Sunday, 3 March 2013

Bishop Hill and Ascot Maiden

I was all set for getting up at 3:30 am for the trip down to the Hole of Horcum but the forecast for light and variable winds meant Jon called the competition off on Friday evening. As an alternative Peter suggested climbing up the front of Bishop Hill because light westerly winds were forecast. I wasn’t too enthusiast at the time but by morning I had sent a text to Peter and headed for Kinnesswood and the long climb.

I arrived before Peter and he can just be seen walking up from the bottom.

I had switched models, left my Extreme at home, and had taken my unflown Ascot. This would also be the first time I had flown an F3F model on 2.4gHz. After a good range test and countless “final” checks of the controls and that they were moving in the correct direct the Ascot took to the air and flew really well. Very smooth in the light wind although a little up trim was needed for level flight. Turns nicely. Peter arrived at this moment and conformed it was looking good. I put it down to his fitting out of the Ascot!!

The first landing was very smooth and I put in the wing ballast for the next flight. The wing ballast moves the cg back a little and I was able to take the up trim out. A dive test showed no tendency to pull out or tuck-under so the cg must be close. Excellent.

Peter had brought his Stinger and it was going like stink and carving nice smooth, tight and fast turns. Peter’s Stinger always looks smooth and in the bright sunshine it looked a picture as he kept one eye on all the paragliders and fullsize gliders flying along the slope. One fullsize glider seemed determined to claim “his” bit of air and was often weaving in and out of the pillowcases!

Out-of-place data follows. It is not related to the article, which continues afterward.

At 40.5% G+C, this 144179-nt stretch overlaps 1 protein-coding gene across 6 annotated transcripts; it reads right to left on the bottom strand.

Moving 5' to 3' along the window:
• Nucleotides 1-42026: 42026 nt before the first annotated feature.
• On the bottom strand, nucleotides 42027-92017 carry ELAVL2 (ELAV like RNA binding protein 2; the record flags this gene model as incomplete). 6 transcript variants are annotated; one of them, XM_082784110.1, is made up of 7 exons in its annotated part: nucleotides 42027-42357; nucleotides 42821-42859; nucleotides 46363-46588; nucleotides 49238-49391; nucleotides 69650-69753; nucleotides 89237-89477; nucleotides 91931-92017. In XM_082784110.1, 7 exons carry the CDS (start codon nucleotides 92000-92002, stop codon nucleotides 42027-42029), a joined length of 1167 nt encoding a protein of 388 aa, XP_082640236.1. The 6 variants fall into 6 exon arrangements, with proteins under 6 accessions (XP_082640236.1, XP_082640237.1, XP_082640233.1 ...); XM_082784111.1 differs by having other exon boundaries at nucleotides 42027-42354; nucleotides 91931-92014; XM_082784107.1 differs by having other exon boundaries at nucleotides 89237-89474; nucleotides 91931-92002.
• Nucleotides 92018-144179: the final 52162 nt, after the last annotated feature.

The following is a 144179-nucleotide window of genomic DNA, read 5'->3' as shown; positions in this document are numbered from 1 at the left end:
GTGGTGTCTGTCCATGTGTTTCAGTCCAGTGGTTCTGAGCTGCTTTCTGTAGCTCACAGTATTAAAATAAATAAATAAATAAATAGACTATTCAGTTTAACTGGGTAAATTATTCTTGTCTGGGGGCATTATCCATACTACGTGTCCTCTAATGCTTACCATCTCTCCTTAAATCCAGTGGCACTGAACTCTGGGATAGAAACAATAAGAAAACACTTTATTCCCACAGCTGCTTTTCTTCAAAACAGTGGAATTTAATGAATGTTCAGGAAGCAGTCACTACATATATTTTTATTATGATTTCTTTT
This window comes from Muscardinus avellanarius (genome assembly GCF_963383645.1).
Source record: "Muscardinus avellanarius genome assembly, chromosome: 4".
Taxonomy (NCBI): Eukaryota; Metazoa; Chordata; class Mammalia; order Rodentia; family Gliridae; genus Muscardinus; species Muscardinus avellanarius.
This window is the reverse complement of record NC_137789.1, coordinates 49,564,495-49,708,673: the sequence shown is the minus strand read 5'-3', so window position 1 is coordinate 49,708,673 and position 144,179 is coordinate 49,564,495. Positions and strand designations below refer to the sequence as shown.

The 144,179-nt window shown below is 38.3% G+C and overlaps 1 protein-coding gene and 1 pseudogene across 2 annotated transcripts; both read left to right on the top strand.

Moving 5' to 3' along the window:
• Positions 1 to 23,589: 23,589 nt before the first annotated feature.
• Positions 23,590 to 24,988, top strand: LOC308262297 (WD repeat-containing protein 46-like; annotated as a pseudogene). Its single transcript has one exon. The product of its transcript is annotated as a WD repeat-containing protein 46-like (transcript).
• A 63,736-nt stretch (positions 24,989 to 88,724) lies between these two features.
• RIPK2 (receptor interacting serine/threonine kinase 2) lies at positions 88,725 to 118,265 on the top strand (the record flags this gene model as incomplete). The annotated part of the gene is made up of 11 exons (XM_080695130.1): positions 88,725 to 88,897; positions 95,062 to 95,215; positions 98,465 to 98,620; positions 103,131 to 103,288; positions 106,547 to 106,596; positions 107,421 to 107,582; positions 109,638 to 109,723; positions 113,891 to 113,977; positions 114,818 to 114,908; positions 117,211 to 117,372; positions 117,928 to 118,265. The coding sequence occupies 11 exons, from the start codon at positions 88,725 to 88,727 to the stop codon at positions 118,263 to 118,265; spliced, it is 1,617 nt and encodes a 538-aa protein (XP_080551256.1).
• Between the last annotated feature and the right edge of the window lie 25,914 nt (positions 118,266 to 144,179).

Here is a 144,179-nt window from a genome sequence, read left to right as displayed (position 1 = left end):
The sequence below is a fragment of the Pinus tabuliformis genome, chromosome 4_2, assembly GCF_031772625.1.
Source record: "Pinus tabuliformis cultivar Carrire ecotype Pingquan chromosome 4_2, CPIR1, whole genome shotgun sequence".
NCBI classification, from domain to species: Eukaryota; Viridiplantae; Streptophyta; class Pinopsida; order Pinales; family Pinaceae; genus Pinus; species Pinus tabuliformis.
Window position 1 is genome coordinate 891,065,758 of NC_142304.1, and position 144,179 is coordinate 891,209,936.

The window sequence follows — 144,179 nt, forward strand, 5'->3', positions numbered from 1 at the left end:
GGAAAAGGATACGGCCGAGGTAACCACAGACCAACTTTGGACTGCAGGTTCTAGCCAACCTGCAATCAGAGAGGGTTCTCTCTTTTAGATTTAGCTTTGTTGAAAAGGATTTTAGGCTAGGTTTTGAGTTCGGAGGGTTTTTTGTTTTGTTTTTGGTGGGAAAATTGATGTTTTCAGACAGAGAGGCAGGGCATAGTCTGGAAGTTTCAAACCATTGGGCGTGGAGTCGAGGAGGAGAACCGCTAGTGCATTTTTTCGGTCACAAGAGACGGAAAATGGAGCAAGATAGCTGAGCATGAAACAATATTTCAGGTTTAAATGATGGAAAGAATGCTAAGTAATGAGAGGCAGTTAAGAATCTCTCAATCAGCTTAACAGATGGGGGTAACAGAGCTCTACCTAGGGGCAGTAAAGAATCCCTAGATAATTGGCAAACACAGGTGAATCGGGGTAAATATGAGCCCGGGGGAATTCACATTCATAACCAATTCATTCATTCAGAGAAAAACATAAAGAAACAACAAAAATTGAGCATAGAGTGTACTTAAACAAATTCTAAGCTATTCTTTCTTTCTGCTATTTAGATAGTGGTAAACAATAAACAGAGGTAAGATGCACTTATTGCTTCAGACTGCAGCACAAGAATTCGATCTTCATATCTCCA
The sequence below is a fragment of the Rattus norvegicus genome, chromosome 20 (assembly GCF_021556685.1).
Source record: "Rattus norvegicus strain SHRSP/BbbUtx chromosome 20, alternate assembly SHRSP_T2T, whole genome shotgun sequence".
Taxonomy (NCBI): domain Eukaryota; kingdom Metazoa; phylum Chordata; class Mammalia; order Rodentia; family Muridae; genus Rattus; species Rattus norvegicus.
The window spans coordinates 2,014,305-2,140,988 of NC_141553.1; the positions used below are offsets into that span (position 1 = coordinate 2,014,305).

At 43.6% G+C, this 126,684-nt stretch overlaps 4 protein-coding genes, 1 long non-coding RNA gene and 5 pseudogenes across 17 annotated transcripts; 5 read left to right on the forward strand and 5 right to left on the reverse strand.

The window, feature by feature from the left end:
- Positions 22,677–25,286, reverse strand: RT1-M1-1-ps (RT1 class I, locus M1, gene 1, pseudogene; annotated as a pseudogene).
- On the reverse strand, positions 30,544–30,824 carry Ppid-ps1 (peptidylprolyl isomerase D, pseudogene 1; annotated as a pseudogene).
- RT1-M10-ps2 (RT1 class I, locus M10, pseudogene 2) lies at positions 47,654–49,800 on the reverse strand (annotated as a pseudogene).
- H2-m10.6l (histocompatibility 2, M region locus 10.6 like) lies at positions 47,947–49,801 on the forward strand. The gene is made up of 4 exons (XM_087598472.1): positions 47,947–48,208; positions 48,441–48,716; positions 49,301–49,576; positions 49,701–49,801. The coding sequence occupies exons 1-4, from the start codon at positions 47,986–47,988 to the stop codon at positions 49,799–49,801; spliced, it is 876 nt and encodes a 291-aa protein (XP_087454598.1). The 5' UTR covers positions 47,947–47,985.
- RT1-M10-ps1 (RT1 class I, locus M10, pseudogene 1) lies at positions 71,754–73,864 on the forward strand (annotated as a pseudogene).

Busy up here.

Stinger too fast for me to catch with my wee camera!

Paragliders turning away and giving us room

On my third flight with the Ascot the wind suddenly swung at right angles from the north and was blowing along the slope. The air was now very bumpy and sinky so I pushed out from the slope to wait for the wind to come back on the slope. It didn’t! Peter suggested I head the model over to the north end of the hill hoping to find some lift and I was already heading the Ascot in that direction. Nothing, only BIG sink and it fell out of the air right on top of a wire fence. “Oh bother!” The wire had cut into the leading edge of one wing in two places and taken a notch out of the flap on the other wing and knocked the flap servo loose. The leading edge damage is a pain but repairable and structure should be sound. The aileron neutral position on that wing has move so will need investigation but it could have been much worse. Still hacked off though!

After I had retrieved the model Peter pointed out how many of the paragliders were now landed out at the bottom of the hill and the fullsize were back down at the airfield so I wasn’t the only one caught out.

The wind stayed blowing from the north so we heading back to the cars passing several paraglider pilots trudging up the hill.

Apart from the damage to the Ascot it was well worth the big climb and my Alula wasn’t needed.

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